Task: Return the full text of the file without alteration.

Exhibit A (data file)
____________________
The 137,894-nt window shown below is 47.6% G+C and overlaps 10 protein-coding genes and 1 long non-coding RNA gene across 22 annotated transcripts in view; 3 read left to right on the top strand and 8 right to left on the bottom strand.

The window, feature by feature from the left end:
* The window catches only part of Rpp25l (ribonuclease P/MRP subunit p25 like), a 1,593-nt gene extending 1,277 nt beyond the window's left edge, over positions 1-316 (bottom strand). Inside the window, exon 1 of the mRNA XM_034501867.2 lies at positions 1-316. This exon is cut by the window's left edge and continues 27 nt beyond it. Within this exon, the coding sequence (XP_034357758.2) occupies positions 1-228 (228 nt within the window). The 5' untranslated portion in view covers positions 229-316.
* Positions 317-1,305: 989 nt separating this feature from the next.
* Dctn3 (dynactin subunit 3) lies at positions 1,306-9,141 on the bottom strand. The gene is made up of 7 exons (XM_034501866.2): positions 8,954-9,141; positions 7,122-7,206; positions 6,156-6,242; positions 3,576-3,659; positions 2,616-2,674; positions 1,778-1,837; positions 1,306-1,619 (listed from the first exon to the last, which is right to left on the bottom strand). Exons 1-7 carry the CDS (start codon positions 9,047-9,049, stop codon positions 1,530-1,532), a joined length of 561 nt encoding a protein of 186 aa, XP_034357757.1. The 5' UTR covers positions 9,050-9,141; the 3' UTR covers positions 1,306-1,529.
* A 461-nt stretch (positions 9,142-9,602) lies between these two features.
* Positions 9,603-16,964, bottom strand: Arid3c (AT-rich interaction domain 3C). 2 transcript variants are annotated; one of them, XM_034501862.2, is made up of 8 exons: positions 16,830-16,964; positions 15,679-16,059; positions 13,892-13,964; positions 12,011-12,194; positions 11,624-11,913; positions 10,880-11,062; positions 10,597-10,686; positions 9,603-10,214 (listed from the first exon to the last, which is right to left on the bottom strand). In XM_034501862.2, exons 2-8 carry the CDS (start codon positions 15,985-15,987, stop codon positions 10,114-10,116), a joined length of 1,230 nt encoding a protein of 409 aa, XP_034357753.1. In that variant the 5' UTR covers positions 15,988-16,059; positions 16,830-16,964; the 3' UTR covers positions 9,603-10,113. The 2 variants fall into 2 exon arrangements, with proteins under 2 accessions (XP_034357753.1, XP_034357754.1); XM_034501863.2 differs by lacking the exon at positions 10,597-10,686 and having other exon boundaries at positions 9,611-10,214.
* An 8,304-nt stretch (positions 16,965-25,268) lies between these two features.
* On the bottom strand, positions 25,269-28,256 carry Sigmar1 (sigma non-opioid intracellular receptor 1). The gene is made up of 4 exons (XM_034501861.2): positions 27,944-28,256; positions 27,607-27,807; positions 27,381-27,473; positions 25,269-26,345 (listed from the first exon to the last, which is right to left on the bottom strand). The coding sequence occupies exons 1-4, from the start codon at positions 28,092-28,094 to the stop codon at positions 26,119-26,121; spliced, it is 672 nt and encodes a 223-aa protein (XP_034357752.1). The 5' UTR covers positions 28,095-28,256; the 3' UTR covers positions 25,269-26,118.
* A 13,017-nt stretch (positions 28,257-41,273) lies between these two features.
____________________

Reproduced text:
The 137,894-nt window shown below is 47.6% G+C and overlaps 10 protein-coding genes and 1 long non-coding RNA gene across 22 annotated transcripts in view; 3 read left to right on the top strand and 8 right to left on the bottom strand.

The window, feature by feature from the left end:
* The window catches only part of Rpp25l (ribonuclease P/MRP subunit p25 like), a 1,593-nt gene extending 1,277 nt beyond the window's left edge, over positions 1-316 (bottom strand). Inside the window, exon 1 of the mRNA XM_034501867.2 lies at positions 1-316. This exon is cut by the window's left edge and continues 27 nt beyond it. Within this exon, the coding sequence (XP_034357758.2) occupies positions 1-228 (228 nt within the window). The 5' untranslated portion in view covers positions 229-316.
* Positions 317-1,305: 989 nt separating this feature from the next.
* Dctn3 (dynactin subunit 3) lies at positions 1,306-9,141 on the bottom strand. The gene is made up of 7 exons (XM_034501866.2): positions 8,954-9,141; positions 7,122-7,206; positions 6,156-6,242; positions 3,576-3,659; positions 2,616-2,674; positions 1,778-1,837; positions 1,306-1,619 (listed from the first exon to the last, which is right to left on the bottom strand). Exons 1-7 carry the CDS (start codon positions 9,047-9,049, stop codon positions 1,530-1,532), a joined length of 561 nt encoding a protein of 186 aa, XP_034357757.1. The 5' UTR covers positions 9,050-9,141; the 3' UTR covers positions 1,306-1,529.
* A 461-nt stretch (positions 9,142-9,602) lies between these two features.
* Positions 9,603-16,964, bottom strand: Arid3c (AT-rich interaction domain 3C). 2 transcript variants are annotated; one of them, XM_034501862.2, is made up of 8 exons: positions 16,830-16,964; positions 15,679-16,059; positions 13,892-13,964; positions 12,011-12,194; positions 11,624-11,913; positions 10,880-11,062; positions 10,597-10,686; positions 9,603-10,214 (listed from the first exon to the last, which is right to left on the bottom strand). In XM_034501862.2, exons 2-8 carry the CDS (start codon positions 15,985-15,987, stop codon positions 10,114-10,116), a joined length of 1,230 nt encoding a protein of 409 aa, XP_034357753.1. In that variant the 5' UTR covers positions 15,988-16,059; positions 16,830-16,964; the 3' UTR covers positions 9,603-10,113. The 2 variants fall into 2 exon arrangements, with proteins under 2 accessions (XP_034357753.1, XP_034357754.1); XM_034501863.2 differs by lacking the exon at positions 10,597-10,686 and having other exon boundaries at positions 9,611-10,214.
* An 8,304-nt stretch (positions 16,965-25,268) lies between these two features.
* On the bottom strand, positions 25,269-28,256 carry Sigmar1 (sigma non-opioid intracellular receptor 1). The gene is made up of 4 exons (XM_034501861.2): positions 27,944-28,256; positions 27,607-27,807; positions 27,381-27,473; positions 25,269-26,345 (listed from the first exon to the last, which is right to left on the bottom strand). The coding sequence occupies exons 1-4, from the start codon at positions 28,092-28,094 to the stop codon at positions 26,119-26,121; spliced, it is 672 nt and encodes a 223-aa protein (XP_034357752.1). The 5' UTR covers positions 28,095-28,256; the 3' UTR covers positions 25,269-26,118.
* A 13,017-nt stretch (positions 28,257-41,273) lies between these two features.